Last updated: April 25, 2023, 3:06 AM IST
Germany joins other European countries in investigating the use of personal data by the popular AI chatbot ChatGPT and is demanding answers from US maker OpenAI, a regulator said Monday.
Regional data protection authorities in Europe’s top economy have prepared a questionnaire for OpenAI and are expecting a response on June 11, said Marit Hansen, Commissioner for the northern state of Schleswig-Holstein.
“We want to know whether a data protection impact assessment has been carried out and whether data protection risks are under control,” Hansen told AFP.
“We ask OpenAI for information on matters arising from the European General Data Protection Regulation (GDPR).”
The German authorities want to verify whether, under EU law, OpenAI adequately informs people whose data is used by ChatGPT that they “have rights, for example to access, correct or even delete their data,” she said.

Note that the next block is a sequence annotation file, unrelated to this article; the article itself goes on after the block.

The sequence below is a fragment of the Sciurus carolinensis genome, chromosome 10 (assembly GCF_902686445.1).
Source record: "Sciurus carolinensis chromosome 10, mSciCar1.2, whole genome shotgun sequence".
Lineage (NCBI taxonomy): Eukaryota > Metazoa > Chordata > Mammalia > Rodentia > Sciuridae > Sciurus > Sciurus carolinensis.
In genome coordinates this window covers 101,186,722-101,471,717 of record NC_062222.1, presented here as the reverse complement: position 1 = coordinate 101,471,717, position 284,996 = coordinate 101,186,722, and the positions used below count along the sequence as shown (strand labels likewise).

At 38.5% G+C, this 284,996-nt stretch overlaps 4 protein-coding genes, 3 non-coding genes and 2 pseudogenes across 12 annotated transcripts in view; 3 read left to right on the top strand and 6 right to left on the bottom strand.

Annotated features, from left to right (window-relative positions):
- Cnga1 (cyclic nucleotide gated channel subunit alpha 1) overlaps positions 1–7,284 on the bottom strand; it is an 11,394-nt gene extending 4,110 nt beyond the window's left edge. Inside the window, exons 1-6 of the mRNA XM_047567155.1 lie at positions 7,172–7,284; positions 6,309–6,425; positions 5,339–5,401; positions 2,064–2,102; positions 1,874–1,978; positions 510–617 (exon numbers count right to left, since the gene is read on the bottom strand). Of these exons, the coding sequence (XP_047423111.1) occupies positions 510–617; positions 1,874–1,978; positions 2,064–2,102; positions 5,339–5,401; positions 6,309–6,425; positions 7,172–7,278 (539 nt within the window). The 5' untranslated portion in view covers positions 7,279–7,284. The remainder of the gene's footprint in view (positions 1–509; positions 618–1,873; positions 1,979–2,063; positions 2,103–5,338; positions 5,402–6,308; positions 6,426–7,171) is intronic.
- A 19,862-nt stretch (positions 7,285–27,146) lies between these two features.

It is also necessary to “clarify how these rights can be exercised,” she said, adding that regulators were particularly concerned about the processing of data related to minors.
“As soon as personal data of European citizens are processed, European data protection law must be respected,” she said.
Italy temporarily banned the program last month over allegations that the data collection violated privacy laws. It has since asked OpenAI to modify its chatbot so that it could be back online in the country by the end of April.
The French regulator said earlier this month it had opened formal proceedings after receiving five complaints, while Spain’s AEPD data protection agency also said it had opened an investigation into the software and its US owner.
The European Union’s central data regulator has formed a task force to help countries harmonize their policies and address privacy concerns.
ChatGPT can generate essays, poems and conversations from the shortest of prompts and has proven itself capable of passing some tough exams.
But it has been dogged by concerns that its talents could lead to widespread cheating in schools, fuel disinformation on the web and replace human workers.
And the chatbot can only function if it’s trained on massive datasets, raising concerns about where OpenAI gets its data from and how that information is treated.
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(This story has not been edited by News18 staff and was published from a syndicated news agency feed)